Wednesday, October 10, 2012

As Adrian Monk would say, "Ok, here's what happened..."

"Dog knew that Master was the recipient of an annuity, but that Master was a rather shiftless character who always managed to spend far more than he received from that annuity and was gradually teetering toward insolvency.   Dog realized that if this continued, he'd find himself on the street- and all because stupid Master was so stupid with money.

Dog couldn't let that happen- so Dog came up with a plan.  Dog managed to convince Master to call Peachtree Settlement Services and sell his Annuity for a lump sum of cash.  Suddenly there was money for cars and new doghouses and bones.

But Dog STILL had a problem- Master was as bad as ever with money.  He was going through that lump sum at a record pace.  If Dog didn't do SOMETHING, he was going to find himself right back where he was before Master called Peachtree- with an empty dog dish, a leaky dog house, and an annoying lack of chew bones.

So Dog arranged to murder Master in his sleep, and bury Master in the backyard.  None of the neighbors noticed anything unusual- after all, Dog was always digging in the back yard.  He's a dog, after all.  And because Dog had also convinced Master to call Legal Zoom months earlier, Dog knew that he would be inheriting what was left of Master's lump sum.

But at the Reading of the Will, Dog received an unpleasant surprise- Master hadn't left him his money in a lump sum, but had set up another annuity.  If Dog was going to live the kind of life he wanted- lots of eating and sleeping and licking himself in between checking with his Edward Jones guy- Dog had to get rid of that annuity.  Naturally, Dog called Peachtree Settlement Services again."

As Dog is lead off in....ummm....paw cuffs....he gives Monk (or that other network's Not Monk Ripoff So Stop Saying He Is, the Mentalist) a sidelong "I almost got away with it, I hate you but I also admire you" glance.  Roll credits.

Seriously, though- what DID happen to that Master guy between commercials?  And who is in that car that parks in the driveway in the first commercial?  And what use does Dog have with the convertible in the second commercial?

Man, I really think about this stuff way, way too much.


  1. Quite a business these people have. They must purchase the rights to the settlement, then pay the person a lump sum much less that the settlement value. Like the lump sum of a lottery jackpot is a lot less that the actual value (And don't get me into THAT!)

    For example, some guy gets a settlement for 1 million dollars, and will receive it in an annuity of 50K for 20 years. (I have no idea how they figure annuities, so this is just something I'm pulling out of my orifice.) Peachtree comes by and offers to give him a lump sum of 750K in exchange for signing over the annuity to them. So, they make 250K on the deal. That's like a loan shark that you're paying in advance.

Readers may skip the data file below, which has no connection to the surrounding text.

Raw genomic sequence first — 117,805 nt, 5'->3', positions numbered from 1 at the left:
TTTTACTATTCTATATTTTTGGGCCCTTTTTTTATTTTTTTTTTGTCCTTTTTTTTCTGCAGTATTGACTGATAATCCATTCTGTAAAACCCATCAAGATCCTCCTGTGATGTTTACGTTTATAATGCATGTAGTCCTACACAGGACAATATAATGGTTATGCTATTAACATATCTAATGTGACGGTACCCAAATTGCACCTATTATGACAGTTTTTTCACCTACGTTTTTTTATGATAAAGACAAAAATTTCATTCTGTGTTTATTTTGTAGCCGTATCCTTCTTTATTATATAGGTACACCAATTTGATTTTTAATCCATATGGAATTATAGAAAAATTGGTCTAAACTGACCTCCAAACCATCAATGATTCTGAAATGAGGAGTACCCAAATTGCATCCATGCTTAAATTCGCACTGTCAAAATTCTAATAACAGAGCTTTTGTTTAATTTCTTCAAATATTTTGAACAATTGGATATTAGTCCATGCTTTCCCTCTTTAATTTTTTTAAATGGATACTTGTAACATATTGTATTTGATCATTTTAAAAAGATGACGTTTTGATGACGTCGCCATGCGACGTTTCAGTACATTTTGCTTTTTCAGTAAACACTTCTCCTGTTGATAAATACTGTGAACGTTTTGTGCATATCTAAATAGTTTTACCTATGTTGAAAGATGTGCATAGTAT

I'm sure it's something that sounds really nice on the surface, but I'd rather get the annuity, knowing that I will have a set budget for a long time, with reliable money coming in each year. I wouldn't say no to a lump settlement, provided it was the entire amount all at once, but I'm not going to shortchange myself on a good percentage. Especially considering that it would be a settlement from something that was obviously traumatic or harmful enough to be worthy of a large settlement.

    1. As I understand lotteries, winners of big jackpots are given a choice- a lump sum amounting to a certain percentage of the pot, or an annuity spreading the entire pot over a period of twenty years or so. I've heard interviews with portfolio managers who argue that taking the lump sum, while costing the winner some money, is actually the better option because the cash value of the annuity declines with inflation over time, while the lump sum could be invested and turned to better profit. Considering the lottery's clientele, my guess it that more often, taking the lump sum is just a shortcut to bankruptcy. Annuity brokers like Peachtree just help the suckers along.

    2. My problem with the lottery lump sum is that it amounts to false advertising. If the winnings are listed as a certain amount, then that's what the winner should get, annuity or no. The fact that the state knows that the annuity will only add up to the lump sum total due to inflation just means that they are lying on both counts as to the advertised value of the jackpot.

  2. You have to wonder how brazen these people are going to get. It's not bad enough that they target people stupid enough to think "I have an iron rice bowl but I need to blow it all on impulse purchases now" or the like; their smiling as they get people to hurt themselves is sort of sickening.

    1. It seems to me that the guy and the dog in these ads act as if the annuity is supposed to provide a cushy, free ride- a permit to overspend. In real life, if you have no money in the bank, if your credit cards are maxed out, if your mortgage is more than you can pay each month- unless you've been hit with some kind of medical emergency, you are living beyond your means. A settlement isn't going to fix your crappy spending habits. It's just a mirage, but it's one shared by a depressing number of people- "if I just had a lump of money, I could pay off my debts and I'd be fine."

    2. Ah, but there's the thing. No one in that sector has any real interest in teaching people to live sensibly.